Glasgow travel guide
Glasgow straddles the River Clyde, Scotland’s third longest river and once one of the most important shipbuilding waterways of the British Empire. The city is Scotland’s largest and the UK’s third most populous and our Glasgow travel guide will provide you with the travel and tourism information you need if you are planning a visit to this historic city. Although it has significant roots in mediaeval times, it really began to grow in every sense of the word during the 18th century thanks mainly to the transatlantic trade routes. By the time of the Industrial Revolution, Glasgow had become the second foremost city of the empire. It is now a major European centre for finance and houses numerous leading Scottish businesses.
With one of the oldest universities of the English speaking nations, founded in 1451, the density of cultural establishments crammed into this city is perhaps not surprising. Apart from museums dedicated to the arts and sciences, there is also the Police Museum presenting an interesting history of the UK’s oldest police force. Greenhill Covenanter’s House, is an equally fascinating site, dating back to 1638 and the signing of the National Covenant opposing Stuart kings’ interference in the affairs of Scottish churches and consequent horrific repercussions of this. Hunter House Museum and Art Gallery is yet another intriguing foray into the past, looking at 18th century medical and surgical techniques.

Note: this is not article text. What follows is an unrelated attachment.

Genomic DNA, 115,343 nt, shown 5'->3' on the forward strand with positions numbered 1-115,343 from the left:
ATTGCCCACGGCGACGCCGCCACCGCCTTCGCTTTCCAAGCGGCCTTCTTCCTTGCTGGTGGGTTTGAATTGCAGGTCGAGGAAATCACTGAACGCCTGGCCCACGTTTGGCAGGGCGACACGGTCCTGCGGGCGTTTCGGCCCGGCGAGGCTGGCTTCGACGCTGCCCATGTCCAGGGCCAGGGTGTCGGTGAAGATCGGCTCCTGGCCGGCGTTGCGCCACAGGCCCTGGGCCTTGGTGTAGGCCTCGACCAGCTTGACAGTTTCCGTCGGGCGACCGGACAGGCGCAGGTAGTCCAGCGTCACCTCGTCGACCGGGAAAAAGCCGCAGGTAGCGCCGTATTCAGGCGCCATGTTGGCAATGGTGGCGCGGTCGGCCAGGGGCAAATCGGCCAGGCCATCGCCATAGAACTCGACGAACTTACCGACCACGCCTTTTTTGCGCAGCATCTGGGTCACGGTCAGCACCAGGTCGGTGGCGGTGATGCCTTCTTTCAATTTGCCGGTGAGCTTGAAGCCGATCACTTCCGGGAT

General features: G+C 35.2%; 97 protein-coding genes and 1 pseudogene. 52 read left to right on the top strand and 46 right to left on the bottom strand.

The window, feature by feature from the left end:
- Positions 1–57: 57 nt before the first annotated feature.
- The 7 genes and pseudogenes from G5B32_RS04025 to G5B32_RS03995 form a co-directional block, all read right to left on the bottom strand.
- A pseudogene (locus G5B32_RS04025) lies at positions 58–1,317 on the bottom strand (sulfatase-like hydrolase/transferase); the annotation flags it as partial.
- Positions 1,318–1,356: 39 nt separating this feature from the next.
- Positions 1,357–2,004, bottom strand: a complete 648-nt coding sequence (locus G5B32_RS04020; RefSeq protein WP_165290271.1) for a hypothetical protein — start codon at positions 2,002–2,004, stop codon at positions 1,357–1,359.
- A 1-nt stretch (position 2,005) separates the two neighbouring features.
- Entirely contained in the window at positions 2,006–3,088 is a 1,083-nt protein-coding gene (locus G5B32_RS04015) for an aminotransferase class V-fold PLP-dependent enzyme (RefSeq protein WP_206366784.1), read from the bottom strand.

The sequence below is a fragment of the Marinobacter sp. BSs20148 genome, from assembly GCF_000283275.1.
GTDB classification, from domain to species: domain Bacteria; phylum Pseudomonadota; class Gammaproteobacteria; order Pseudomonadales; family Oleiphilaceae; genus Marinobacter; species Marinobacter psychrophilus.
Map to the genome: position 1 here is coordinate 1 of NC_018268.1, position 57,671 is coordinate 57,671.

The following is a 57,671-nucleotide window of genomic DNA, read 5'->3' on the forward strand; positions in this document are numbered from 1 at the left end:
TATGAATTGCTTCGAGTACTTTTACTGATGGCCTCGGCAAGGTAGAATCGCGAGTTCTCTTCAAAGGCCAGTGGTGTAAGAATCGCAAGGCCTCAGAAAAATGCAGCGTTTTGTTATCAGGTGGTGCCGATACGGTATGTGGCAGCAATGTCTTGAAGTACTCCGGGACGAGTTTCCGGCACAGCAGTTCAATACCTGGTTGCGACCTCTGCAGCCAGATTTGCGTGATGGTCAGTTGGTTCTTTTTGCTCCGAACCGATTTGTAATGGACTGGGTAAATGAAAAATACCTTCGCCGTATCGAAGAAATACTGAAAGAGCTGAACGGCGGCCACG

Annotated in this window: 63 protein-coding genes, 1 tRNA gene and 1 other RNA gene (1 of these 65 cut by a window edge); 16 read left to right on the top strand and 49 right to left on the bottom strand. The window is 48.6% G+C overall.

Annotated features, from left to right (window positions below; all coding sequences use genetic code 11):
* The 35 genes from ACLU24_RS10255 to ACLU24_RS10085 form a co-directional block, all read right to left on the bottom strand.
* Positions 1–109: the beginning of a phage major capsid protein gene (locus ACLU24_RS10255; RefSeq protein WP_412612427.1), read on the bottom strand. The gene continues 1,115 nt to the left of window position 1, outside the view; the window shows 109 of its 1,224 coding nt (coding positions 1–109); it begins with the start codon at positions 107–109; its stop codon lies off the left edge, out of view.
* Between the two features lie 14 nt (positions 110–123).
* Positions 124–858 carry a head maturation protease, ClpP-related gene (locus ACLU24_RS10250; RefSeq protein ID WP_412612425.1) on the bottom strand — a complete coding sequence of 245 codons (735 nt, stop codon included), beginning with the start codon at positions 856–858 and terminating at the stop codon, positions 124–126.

Anyone who loves art and architecture will have heard of Charles Rennie Mackintosh and his influence on the Arts and Crafts movement and on Art Nouveau. Born in Glasgow his home, Hill House, is now open to the public and some of his finest architecture and designs can be seen at the Glasgow School of Arts; while the Gallery of Modern Art in the centre of Glasgow houses an impressive four floors of exhibits from near and far.
Glasgow’s mediaeval cathedral and the nearby Necropolis should also not be missed from your Glasgow tour. And if you prefer nature to culture, take a conducted walk through the walled gardens of Greenbank Gardens or the Hidden Gardens with its absorbing collection of exotic plants which played a significant role in the cultural ideas and beliefs of many people. There is also a lovely old park in the centre of Glasgow which is well worth a leisurely stroll.
But of course you could not leave Scotland without a wee dram. Savour a single malt whisky in beautiful surroundings at the lovely old Glengoyne Distillery, before discovering the secrets of its production (no advanced booking needed). Perhaps even enjoy a second tipple before you leave Glasgow and head off to Loch Lomond where that elusive monster might not then be quite so difficult to spot!